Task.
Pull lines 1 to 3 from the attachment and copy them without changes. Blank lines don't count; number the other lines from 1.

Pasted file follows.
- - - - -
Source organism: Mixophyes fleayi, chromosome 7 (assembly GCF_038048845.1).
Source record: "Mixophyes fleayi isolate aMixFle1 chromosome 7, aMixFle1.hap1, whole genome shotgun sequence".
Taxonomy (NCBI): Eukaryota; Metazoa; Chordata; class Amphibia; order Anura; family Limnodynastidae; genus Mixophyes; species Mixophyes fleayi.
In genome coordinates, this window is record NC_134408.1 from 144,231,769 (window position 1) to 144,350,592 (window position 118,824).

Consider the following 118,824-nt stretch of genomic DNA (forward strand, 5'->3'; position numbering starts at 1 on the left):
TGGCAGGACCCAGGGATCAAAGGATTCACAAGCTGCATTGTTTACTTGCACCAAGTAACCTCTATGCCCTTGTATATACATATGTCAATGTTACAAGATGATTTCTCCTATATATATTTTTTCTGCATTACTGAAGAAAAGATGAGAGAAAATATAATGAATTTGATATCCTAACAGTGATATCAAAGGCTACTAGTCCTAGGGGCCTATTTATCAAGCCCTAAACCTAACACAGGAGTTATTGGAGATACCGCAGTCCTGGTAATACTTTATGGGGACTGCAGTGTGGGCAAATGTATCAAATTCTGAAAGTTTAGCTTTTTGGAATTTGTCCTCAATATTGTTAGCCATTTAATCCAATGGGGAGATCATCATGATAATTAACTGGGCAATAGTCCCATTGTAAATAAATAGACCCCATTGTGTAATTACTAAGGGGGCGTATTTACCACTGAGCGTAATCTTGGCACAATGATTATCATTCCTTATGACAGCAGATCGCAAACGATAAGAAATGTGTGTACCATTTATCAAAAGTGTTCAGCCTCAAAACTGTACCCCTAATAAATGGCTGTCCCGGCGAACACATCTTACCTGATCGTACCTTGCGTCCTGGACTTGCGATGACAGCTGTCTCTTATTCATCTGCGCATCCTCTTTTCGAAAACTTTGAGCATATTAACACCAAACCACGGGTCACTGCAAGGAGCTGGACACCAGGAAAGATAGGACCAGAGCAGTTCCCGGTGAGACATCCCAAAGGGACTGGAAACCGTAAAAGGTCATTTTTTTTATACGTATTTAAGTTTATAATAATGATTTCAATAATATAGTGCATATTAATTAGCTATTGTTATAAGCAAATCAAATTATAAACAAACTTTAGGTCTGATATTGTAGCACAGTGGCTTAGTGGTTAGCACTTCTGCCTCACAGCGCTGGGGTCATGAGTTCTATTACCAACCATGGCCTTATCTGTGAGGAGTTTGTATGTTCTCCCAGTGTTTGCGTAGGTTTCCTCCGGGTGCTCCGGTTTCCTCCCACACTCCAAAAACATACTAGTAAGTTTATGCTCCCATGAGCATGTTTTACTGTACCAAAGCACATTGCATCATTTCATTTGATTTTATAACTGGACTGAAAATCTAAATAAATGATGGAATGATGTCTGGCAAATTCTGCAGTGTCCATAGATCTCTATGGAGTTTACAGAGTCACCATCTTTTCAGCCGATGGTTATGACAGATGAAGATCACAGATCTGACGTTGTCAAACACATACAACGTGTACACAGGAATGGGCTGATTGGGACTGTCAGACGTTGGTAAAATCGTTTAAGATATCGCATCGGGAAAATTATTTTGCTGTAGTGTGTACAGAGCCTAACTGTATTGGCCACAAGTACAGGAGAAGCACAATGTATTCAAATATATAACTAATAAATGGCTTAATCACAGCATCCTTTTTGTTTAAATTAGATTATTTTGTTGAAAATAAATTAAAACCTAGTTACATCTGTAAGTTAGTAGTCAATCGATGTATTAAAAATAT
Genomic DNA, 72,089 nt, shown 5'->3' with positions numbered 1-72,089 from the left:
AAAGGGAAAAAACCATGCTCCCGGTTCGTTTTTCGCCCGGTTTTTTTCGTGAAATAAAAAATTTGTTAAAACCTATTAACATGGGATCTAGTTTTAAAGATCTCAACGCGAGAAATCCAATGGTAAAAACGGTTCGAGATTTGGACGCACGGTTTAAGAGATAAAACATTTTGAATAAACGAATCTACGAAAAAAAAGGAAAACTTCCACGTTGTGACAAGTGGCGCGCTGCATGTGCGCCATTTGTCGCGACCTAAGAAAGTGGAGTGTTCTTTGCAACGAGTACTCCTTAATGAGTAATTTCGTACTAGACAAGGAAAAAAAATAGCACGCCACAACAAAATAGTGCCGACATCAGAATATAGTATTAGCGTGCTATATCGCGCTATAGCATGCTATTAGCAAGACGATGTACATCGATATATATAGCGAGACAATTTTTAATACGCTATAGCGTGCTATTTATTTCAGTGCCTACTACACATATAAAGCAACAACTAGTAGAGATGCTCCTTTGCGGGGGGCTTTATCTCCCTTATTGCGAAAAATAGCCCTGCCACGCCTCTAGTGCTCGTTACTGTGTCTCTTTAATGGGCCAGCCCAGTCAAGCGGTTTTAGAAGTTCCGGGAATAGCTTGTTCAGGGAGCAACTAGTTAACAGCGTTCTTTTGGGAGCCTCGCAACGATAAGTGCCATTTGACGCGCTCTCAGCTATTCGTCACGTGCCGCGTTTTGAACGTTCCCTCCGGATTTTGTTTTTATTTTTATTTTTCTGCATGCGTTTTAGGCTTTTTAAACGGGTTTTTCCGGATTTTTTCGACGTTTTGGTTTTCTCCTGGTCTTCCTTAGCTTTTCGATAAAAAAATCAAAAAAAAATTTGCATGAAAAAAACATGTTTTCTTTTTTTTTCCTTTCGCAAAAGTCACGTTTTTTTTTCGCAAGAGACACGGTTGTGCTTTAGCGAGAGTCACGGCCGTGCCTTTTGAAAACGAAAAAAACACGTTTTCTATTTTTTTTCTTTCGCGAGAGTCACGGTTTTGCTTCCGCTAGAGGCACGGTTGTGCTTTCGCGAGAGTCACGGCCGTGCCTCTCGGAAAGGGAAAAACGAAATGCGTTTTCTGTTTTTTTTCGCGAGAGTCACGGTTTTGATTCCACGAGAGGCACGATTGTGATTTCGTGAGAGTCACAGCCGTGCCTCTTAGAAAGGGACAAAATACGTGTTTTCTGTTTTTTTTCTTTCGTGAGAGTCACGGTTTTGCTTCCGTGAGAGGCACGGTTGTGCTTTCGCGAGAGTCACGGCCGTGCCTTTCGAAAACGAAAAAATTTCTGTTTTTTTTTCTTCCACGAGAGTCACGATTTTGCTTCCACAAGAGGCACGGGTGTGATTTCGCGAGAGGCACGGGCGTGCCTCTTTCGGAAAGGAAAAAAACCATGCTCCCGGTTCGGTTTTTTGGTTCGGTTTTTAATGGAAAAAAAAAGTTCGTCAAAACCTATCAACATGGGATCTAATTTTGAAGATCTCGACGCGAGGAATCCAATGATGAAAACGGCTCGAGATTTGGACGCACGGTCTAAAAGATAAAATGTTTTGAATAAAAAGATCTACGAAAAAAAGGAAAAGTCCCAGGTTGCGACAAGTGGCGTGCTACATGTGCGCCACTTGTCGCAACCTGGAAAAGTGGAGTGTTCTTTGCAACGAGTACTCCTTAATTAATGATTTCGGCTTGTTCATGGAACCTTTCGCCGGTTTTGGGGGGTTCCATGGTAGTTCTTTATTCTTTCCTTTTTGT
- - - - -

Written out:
Source organism: Mixophyes fleayi, chromosome 7 (assembly GCF_038048845.1).
Source record: "Mixophyes fleayi isolate aMixFle1 chromosome 7, aMixFle1.hap1, whole genome shotgun sequence".
Taxonomy (NCBI): Eukaryota; Metazoa; Chordata; class Amphibia; order Anura; family Limnodynastidae; genus Mixophyes; species Mixophyes fleayi.